Ms. Mitra, learned counsel appearing for the petitioner submitted that the learned Courts below erred in law in failing to appreciate that non-compliance of mandatory provision of Section 202 of the Code of Criminal Procedure renders the consequential proceeding invalid. She further submitted that as the evidence in the instant case has not been recorded as yet, the petitioner may be allowed and the matter may be remanded for enquiry under Section 202 of the Code of Criminal Procedure.
Mr. Bhattacharya, learned counsel appearing on behalf of the opposite party no.1 submits that no prejudice has been suffered by the petitioner as the latter carries on business under Section 202of the Code of Criminal Procedure. He has submitted that the affidavit evidence under Section 145 of the Negotiable Instrument Act, 1881 having been filed at the pre-summoning stage, remand of the matter for further enquiry under Section 202 of the Code of Criminal Procedure would result in unnecessary delay. He prayed for dismissal of the revision petition. That apart in view of the special provision under the Negotiable Instrument Act, 1881, the compliance ofSection 202 of the Code of Criminal Procedure is not necessary.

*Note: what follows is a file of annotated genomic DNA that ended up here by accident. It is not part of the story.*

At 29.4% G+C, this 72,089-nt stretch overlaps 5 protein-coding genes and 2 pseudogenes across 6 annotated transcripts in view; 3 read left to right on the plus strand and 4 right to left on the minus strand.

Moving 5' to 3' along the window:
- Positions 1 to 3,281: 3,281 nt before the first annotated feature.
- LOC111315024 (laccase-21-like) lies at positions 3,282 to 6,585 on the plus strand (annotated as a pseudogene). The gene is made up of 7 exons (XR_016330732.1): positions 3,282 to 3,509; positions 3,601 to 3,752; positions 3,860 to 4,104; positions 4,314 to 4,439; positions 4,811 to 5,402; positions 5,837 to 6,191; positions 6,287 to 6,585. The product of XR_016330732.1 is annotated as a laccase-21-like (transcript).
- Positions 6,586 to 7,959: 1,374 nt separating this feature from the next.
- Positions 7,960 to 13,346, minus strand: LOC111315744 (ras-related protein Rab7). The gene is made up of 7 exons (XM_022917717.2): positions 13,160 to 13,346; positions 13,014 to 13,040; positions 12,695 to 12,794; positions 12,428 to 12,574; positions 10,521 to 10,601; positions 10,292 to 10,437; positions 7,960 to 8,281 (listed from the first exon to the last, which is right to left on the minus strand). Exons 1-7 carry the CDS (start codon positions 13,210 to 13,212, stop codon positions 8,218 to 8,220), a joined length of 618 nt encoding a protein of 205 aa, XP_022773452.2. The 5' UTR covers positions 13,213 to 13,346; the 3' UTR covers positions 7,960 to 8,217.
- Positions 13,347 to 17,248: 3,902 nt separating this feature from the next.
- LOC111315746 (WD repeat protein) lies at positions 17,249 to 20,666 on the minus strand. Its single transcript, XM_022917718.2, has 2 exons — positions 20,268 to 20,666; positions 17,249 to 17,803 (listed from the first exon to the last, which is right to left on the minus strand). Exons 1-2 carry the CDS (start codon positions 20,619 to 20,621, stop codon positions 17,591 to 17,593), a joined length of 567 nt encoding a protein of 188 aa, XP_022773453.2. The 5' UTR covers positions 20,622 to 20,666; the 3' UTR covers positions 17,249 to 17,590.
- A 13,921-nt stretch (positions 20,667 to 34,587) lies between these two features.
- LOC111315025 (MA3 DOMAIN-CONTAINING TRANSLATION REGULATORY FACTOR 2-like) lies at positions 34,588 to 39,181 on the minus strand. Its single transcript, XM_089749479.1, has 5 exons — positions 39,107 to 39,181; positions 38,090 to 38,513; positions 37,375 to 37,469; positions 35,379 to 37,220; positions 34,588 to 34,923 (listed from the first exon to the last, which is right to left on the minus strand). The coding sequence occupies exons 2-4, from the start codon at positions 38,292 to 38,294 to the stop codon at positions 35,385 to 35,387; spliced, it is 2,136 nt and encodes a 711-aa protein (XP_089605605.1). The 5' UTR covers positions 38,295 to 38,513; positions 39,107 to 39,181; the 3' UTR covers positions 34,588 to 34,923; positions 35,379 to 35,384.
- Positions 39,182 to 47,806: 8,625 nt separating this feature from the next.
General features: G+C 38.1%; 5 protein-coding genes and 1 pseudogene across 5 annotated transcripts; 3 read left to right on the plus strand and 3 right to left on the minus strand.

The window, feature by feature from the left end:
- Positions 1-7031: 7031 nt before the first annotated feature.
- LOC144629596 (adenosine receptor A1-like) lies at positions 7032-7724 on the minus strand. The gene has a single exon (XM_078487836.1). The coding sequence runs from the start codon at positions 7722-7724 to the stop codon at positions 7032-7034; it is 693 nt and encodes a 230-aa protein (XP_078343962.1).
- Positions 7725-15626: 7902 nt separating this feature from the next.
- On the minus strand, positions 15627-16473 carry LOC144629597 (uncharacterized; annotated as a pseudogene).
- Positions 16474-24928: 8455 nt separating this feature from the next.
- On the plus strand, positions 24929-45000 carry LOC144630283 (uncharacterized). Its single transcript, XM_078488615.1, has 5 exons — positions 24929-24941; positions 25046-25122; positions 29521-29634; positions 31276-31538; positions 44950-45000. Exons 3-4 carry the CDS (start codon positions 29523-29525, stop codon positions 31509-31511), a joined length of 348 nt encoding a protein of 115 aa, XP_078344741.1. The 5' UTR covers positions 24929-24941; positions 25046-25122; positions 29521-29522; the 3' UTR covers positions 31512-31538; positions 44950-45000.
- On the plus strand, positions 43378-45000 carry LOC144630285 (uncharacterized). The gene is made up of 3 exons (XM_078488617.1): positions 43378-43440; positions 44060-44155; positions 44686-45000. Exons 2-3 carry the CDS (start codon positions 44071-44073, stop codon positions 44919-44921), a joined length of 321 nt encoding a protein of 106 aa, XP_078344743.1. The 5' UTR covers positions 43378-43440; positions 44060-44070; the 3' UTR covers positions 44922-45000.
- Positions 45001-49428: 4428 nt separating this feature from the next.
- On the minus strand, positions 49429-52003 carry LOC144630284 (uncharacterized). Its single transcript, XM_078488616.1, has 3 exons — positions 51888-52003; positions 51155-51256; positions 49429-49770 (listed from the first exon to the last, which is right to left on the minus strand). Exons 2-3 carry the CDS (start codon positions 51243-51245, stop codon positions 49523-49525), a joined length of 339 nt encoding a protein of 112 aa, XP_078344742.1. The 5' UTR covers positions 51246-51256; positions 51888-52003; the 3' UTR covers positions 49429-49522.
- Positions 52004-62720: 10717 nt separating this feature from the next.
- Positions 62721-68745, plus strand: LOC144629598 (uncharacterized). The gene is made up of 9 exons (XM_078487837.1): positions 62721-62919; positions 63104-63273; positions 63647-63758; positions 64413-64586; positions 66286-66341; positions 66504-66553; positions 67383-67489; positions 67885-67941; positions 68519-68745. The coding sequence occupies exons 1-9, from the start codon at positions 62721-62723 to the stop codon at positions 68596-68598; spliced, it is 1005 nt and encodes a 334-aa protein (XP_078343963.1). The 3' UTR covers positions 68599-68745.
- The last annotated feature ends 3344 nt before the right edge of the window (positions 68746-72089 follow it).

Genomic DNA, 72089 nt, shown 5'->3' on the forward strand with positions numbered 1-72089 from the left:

I have considered the rival submissions of the parties as well as the materials on record. I find that from the averments made in the petition of complaint as well as the revision petition that the petitioner is carrying on business within the territorial jurisdiction of the learned Magistrate.
That apart, I am of the opinion that prosecution under Section 138 of the Negotiable Instrument Act, 1881, being a special law is governed by the provisions of the said Act, which naturally overrides the general provision under the Code of Criminal Procedure.